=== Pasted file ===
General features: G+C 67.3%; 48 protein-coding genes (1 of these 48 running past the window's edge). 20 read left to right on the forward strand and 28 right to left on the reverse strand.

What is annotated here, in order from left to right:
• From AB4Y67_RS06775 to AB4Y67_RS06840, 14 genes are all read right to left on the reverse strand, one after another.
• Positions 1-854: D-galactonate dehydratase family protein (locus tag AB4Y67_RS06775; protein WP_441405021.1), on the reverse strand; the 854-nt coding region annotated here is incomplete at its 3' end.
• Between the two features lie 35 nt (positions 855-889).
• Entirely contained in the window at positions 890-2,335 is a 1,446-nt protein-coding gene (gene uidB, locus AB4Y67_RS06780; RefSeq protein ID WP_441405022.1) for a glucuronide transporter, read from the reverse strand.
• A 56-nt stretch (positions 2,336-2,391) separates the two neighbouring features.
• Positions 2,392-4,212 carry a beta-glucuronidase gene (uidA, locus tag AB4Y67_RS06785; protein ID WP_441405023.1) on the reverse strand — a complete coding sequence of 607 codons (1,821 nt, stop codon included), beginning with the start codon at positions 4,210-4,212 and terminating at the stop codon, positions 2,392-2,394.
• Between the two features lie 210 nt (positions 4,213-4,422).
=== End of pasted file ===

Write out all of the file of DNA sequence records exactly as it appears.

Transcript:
General features: G+C 67.3%; 48 protein-coding genes (1 of these 48 running past the window's edge). 20 read left to right on the forward strand and 28 right to left on the reverse strand.

What is annotated here, in order from left to right:
• From AB4Y67_RS06775 to AB4Y67_RS06840, 14 genes are all read right to left on the reverse strand, one after another.
• Positions 1-854: D-galactonate dehydratase family protein (locus tag AB4Y67_RS06775; protein WP_441405021.1), on the reverse strand; the 854-nt coding region annotated here is incomplete at its 3' end.
• Between the two features lie 35 nt (positions 855-889).
• Entirely contained in the window at positions 890-2,335 is a 1,446-nt protein-coding gene (gene uidB, locus AB4Y67_RS06780; RefSeq protein ID WP_441405022.1) for a glucuronide transporter, read from the reverse strand.
• A 56-nt stretch (positions 2,336-2,391) separates the two neighbouring features.
• Positions 2,392-4,212 carry a beta-glucuronidase gene (uidA, locus tag AB4Y67_RS06785; protein ID WP_441405023.1) on the reverse strand — a complete coding sequence of 607 codons (1,821 nt, stop codon included), beginning with the start codon at positions 4,210-4,212 and terminating at the stop codon, positions 2,392-2,394.
• Between the two features lie 210 nt (positions 4,213-4,422).